On the face of it, this morning’s trading update from Ocado looks like good news. The online supermarket’s group sales were up by 15% in the 16 weeks to November 29, its thirteenth consecutive quarter of double-digit growth.
Compared to its bricks and mortar competitors (particularly Tesco, Sainsbury’s, Asda and Morrisons), Ocado is holding up very well, and its CEO and co-founder Tim Steiner said he expects sales to continue growing ahead of the wider online grocery market.
It seems investors don’t share his upbeat outlook, though. Ocado’s share price slipped 6% this morning to 335.7p, well down from the 470.8p annual peak it hit back in July. With a market cap of around £2bn (more than 50% that of Morrisons, which had 16 times more revenues in 2014) and a price/earnings ratio of around 300, there’s little wonder investors have high expectations.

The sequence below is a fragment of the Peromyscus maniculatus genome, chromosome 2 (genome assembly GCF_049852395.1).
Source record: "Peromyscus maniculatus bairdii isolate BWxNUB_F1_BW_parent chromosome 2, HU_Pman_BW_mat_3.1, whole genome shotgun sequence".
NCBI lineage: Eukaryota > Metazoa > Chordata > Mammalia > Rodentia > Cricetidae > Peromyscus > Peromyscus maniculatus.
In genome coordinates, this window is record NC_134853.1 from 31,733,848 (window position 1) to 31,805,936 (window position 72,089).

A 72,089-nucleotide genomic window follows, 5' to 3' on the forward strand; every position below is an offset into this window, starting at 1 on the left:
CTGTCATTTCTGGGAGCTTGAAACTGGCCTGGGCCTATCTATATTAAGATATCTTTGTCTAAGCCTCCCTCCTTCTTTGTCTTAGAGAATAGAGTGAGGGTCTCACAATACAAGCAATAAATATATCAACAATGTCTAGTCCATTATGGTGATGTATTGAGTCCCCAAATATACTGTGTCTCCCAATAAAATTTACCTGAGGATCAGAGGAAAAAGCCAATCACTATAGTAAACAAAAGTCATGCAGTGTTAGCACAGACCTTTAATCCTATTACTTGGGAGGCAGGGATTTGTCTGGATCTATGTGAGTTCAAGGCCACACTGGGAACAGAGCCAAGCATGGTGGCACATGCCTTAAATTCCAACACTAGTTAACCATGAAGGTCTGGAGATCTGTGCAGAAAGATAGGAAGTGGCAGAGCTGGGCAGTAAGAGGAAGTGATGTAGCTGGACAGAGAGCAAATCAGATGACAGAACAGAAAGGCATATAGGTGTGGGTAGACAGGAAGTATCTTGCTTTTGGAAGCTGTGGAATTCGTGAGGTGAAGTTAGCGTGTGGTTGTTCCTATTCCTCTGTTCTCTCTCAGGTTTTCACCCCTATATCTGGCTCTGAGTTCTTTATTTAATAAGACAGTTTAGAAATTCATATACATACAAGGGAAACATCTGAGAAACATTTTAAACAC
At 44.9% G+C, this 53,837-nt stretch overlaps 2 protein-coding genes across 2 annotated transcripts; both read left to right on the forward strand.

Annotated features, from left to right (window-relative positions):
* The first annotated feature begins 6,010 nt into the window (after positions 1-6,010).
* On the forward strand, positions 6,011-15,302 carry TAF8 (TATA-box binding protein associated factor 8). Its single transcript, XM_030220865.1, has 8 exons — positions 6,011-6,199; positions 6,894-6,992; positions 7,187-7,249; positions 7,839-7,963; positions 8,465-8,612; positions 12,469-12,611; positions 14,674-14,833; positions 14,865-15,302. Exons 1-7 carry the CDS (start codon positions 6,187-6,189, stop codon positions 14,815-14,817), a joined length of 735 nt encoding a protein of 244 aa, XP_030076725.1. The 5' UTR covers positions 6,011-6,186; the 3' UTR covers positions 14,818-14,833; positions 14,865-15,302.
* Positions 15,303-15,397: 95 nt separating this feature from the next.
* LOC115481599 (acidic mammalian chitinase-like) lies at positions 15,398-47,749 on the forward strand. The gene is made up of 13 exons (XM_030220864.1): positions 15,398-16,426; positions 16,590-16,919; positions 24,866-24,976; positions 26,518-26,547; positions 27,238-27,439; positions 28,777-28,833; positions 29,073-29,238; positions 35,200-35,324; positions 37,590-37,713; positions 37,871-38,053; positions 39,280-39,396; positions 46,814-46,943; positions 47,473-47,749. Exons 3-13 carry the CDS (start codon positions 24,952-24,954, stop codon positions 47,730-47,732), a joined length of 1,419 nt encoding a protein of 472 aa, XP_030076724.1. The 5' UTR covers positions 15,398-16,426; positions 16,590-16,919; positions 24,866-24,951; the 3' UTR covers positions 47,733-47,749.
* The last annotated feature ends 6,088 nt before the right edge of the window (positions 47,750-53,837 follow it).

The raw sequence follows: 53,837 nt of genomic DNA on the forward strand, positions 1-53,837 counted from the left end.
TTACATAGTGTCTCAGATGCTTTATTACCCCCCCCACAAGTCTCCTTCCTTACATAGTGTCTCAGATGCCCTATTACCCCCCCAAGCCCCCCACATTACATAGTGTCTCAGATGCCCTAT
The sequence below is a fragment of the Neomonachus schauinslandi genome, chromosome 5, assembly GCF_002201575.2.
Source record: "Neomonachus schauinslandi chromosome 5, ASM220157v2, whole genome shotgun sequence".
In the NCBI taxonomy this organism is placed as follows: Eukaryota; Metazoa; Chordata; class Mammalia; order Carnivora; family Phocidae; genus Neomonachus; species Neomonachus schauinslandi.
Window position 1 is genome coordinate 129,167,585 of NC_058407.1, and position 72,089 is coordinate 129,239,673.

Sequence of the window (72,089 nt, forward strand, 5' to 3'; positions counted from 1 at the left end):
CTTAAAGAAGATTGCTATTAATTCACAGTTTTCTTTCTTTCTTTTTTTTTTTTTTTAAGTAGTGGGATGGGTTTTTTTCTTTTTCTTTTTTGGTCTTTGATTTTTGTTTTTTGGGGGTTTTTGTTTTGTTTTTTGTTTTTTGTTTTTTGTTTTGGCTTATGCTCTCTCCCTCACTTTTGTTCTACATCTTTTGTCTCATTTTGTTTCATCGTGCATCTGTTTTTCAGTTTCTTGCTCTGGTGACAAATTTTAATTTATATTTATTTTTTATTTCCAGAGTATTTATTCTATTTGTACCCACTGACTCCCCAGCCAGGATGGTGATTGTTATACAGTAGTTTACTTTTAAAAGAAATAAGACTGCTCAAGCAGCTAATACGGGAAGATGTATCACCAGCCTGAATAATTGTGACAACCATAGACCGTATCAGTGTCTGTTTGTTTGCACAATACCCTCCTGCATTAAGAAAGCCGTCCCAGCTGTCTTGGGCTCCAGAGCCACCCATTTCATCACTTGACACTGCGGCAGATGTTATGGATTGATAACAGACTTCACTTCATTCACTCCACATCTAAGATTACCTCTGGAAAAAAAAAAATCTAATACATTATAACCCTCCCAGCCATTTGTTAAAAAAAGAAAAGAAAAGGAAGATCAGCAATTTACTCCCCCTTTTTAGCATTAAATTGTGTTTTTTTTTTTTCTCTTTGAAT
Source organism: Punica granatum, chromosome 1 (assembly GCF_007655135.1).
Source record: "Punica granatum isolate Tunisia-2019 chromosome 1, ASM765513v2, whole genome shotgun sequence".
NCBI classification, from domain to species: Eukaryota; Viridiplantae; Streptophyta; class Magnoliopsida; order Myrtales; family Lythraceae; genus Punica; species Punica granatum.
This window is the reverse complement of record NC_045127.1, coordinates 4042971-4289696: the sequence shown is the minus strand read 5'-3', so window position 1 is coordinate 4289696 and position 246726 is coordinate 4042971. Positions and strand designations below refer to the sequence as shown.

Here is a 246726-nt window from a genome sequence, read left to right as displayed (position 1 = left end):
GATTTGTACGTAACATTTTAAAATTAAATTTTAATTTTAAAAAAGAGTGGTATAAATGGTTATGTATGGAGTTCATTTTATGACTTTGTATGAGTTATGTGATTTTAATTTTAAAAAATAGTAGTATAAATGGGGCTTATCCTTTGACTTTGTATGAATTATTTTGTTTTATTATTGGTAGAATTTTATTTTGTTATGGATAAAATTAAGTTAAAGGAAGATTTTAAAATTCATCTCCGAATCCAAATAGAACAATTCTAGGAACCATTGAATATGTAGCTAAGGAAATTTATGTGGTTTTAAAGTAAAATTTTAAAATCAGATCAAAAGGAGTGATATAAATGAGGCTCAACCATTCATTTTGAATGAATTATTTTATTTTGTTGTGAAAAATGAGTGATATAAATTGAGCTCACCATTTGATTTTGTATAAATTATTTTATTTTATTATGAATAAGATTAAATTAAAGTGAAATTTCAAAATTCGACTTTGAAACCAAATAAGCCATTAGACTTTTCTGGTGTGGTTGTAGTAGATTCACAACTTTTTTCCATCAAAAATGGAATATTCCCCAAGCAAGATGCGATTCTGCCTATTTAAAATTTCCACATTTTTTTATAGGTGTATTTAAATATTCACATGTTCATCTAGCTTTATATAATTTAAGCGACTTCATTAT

Those expectations were stoked even further back in February when Steiner said he was confident of signing a partnership with a large international retailer by the end of 2015. Though its core retail business has continued to grow, the retailer has come to the realisation that it needs to work with established supermarket chains if it wants to be a global success.
That ‘pivot’ started as a partnership with Morrisons last year. The old supermarket has been slow to move to online, so getting Ocado to do all the dirty work made a lot of sense. Ocado hopes to do the same for other supermarkets, effectively becoming a white-label technology and logistics business.
In a bid to remain at the cutting edge, the supermarket has been investing in new tech including artificial intelligence that can predict when people want to buy what, and humanoid robots that could be used to maintain warehouses and pack products.
So far the killer international deal has proven elusive though. Given that today’s statement makes no mention of any deal, and there’s just two weeks left until Christmas, the prospect of an announcement in 2015 seems unlikely.
Whether news of a tie-up comes in the next two weeks or two months is pretty immaterial, but Steiner had better get his skates on. Amazon’s apparent impending entry into the UK grocery market could seriously threaten Ocado's growth prospects. Inking a deal with Wal-Mart or Carrefour could be the key to its long-term success.